Also, check out: The Testing Pyramid: Simplified for One and All.

What are the types of mobile app testing?

Various sorts of testing are performed during the creation of a mobile app. These include functional testing, non-functional testing, and regression testing.

1. Functional testing

Functional testing compares an application to design documents to see if it does what is intended. It investigates the user interface, menu structure and functionalities, and the response to screen orientation and resolution changes.

Functional testing for native apps entails verifying that the installation process goes smoothly and any registration or activation processes the user must go through. You should also test the update procedure to ensure no data is lost or corrupted.

2. Regression testing

Regression testing entails repeating tests that were successful in prior versions of the mobile app. This is done to ensure that the new code doesn’t reintroduce previous problems, referred to as “regressions.” Regression tests are great candidates for automation because they are conducted repeatedly.

3. Non-functional testing

Non-functional testing includes the following:

  • Operational testing: Operational testing entails observing the AUT’s behavior through events such as turning on/off the power, inserting or removing a data cable, turning on/off WiFi, and entering airplane mode.
  • Interrupt testing: Mobile applications are regularly disrupted by device events. Interrupt testing ensures that the AUT can cope with these situations. Making or receiving phone calls, sending and receiving SMS/MMS messages, and receiving pop-up warnings from the operating system, such as low battery indicators and alarm reminders, are examples of interrupt testing.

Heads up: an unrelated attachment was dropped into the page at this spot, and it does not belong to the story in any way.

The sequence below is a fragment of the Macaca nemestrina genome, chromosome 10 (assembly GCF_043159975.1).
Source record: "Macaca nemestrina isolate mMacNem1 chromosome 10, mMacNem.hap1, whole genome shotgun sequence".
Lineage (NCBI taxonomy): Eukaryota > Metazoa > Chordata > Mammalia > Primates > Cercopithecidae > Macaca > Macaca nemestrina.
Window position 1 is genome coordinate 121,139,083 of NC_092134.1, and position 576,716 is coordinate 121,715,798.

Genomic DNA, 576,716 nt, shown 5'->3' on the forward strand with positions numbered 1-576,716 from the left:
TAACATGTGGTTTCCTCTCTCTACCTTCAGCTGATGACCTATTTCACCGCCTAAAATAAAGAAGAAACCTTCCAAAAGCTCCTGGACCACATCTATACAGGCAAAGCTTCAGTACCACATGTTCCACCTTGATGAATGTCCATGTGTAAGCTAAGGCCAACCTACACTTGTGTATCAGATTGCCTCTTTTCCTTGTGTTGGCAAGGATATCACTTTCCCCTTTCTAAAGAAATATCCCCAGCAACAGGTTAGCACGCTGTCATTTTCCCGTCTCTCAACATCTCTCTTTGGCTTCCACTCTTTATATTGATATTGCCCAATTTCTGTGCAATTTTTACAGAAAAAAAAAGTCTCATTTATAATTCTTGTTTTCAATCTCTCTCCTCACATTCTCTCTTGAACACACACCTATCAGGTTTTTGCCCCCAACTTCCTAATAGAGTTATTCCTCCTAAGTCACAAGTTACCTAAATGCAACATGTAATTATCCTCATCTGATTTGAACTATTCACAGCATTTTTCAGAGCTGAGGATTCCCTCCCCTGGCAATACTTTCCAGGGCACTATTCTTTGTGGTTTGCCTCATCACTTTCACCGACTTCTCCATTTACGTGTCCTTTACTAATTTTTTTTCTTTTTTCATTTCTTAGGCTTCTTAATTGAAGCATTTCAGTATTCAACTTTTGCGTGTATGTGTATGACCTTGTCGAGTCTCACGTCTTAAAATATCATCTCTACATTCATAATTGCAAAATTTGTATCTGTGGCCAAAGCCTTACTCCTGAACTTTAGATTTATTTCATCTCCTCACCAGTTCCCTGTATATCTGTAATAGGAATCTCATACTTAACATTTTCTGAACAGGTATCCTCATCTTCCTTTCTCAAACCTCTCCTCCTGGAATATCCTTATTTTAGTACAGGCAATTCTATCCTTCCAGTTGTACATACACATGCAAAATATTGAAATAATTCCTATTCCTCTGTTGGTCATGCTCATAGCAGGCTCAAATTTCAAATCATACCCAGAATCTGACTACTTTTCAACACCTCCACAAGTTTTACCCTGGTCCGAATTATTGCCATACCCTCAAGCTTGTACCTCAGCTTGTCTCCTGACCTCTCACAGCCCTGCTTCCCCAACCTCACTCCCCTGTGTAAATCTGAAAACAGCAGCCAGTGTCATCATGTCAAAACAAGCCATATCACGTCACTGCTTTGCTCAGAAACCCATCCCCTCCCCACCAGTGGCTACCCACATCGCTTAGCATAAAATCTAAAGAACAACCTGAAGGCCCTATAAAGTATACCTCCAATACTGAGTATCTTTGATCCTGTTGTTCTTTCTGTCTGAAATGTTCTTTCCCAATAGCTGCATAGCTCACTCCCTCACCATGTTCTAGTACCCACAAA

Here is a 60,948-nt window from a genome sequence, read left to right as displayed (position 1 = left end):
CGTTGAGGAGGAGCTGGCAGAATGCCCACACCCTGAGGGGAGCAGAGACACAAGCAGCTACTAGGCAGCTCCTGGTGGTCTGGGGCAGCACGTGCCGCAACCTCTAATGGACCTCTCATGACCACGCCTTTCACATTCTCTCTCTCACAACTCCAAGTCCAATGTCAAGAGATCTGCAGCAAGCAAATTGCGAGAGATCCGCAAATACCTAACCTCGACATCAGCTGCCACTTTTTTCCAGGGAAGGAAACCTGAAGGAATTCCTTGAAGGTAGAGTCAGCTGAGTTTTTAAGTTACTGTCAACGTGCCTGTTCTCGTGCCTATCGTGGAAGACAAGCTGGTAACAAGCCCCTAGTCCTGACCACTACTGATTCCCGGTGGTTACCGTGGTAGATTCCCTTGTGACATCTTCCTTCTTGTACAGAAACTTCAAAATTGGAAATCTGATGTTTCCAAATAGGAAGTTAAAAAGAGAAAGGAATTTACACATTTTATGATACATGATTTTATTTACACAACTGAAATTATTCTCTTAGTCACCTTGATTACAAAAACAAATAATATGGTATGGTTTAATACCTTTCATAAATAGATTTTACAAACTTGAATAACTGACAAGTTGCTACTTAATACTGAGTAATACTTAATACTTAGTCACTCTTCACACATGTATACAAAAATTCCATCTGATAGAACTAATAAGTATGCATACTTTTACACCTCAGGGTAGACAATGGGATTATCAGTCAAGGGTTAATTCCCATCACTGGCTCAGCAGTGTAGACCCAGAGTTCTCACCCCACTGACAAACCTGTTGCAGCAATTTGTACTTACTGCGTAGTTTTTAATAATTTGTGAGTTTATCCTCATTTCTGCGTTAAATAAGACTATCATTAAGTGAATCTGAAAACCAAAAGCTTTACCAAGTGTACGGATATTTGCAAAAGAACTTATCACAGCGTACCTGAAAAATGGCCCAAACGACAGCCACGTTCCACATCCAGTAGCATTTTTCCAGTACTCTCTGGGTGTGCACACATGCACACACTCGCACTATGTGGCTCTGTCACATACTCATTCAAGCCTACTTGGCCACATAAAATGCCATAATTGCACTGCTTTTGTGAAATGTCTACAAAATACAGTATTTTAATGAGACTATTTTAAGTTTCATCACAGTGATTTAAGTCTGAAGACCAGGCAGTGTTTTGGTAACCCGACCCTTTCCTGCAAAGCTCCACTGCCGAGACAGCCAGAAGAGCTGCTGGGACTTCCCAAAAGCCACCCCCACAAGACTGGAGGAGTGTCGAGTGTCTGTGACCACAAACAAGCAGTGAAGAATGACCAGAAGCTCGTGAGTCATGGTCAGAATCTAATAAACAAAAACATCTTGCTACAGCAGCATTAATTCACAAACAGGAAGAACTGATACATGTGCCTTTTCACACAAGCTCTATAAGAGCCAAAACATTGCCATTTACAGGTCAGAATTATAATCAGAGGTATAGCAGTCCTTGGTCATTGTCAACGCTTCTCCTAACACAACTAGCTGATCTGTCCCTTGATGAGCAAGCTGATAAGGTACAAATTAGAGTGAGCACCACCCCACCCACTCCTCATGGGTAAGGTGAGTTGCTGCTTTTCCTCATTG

• Security testing: In today’s world, security testing is very crucial. Fingerprints or facial scans, location data, private images, payment information, browser history, personal chats, and more are all stored on mobile devices. Sensitive data may be stored in the cloud by mobile apps; protecting sensitive data by mobile apps must be thoroughly tested.
  • Performance testing: Users will delete applications that operate slowly, take too much power or data, or consume memory, which might result in unexpected shutdowns, so performance testing is essential in mobile contexts. The following is a list of items to consider when performing performance testing:

Things to consider for mobile app testing

  • Carrier Networks and Stable Network Bandwidth: